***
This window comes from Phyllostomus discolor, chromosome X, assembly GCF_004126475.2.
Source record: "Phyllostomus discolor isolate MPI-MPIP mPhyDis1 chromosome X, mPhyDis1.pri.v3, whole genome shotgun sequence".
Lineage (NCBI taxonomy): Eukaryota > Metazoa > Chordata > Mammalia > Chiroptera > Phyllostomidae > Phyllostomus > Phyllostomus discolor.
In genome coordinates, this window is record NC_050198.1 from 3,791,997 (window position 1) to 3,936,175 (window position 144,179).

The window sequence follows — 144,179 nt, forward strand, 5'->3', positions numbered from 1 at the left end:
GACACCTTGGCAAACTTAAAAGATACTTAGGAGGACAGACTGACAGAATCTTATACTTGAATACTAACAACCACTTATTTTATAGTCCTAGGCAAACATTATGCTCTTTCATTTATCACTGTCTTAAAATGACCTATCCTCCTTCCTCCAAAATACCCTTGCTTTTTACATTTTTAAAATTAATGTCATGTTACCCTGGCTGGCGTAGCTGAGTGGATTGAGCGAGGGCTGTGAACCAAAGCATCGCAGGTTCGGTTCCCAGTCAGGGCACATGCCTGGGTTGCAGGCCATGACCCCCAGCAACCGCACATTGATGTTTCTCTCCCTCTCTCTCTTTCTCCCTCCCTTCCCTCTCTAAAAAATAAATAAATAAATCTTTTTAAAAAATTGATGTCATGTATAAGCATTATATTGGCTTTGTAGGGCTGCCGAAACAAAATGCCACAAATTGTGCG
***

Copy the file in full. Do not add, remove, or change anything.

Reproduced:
This window comes from Phyllostomus discolor, chromosome X, assembly GCF_004126475.2.
Source record: "Phyllostomus discolor isolate MPI-MPIP mPhyDis1 chromosome X, mPhyDis1.pri.v3, whole genome shotgun sequence".
Lineage (NCBI taxonomy): Eukaryota > Metazoa > Chordata > Mammalia > Chiroptera > Phyllostomidae > Phyllostomus > Phyllostomus discolor.
In genome coordinates, this window is record NC_050198.1 from 3,791,997 (window position 1) to 3,936,175 (window position 144,179).

The window sequence follows — 144,179 nt, forward strand, 5'->3', positions numbered from 1 at the left end:
GACACCTTGGCAAACTTAAAAGATACTTAGGAGGACAGACTGACAGAATCTTATACTTGAATACTAACAACCACTTATTTTATAGTCCTAGGCAAACATTATGCTCTTTCATTTATCACTGTCTTAAAATGACCTATCCTCCTTCCTCCAAAATACCCTTGCTTTTTACATTTTTAAAATTAATGTCATGTTACCCTGGCTGGCGTAGCTGAGTGGATTGAGCGAGGGCTGTGAACCAAAGCATCGCAGGTTCGGTTCCCAGTCAGGGCACATGCCTGGGTTGCAGGCCATGACCCCCAGCAACCGCACATTGATGTTTCTCTCCCTCTCTCTCTTTCTCCCTCCCTTCCCTCTCTAAAAAATAAATAAATAAATCTTTTTAAAAAATTGATGTCATGTATAAGCATTATATTGGCTTTGTAGGGCTGCCGAAACAAAATGCCACAAATTGTGCG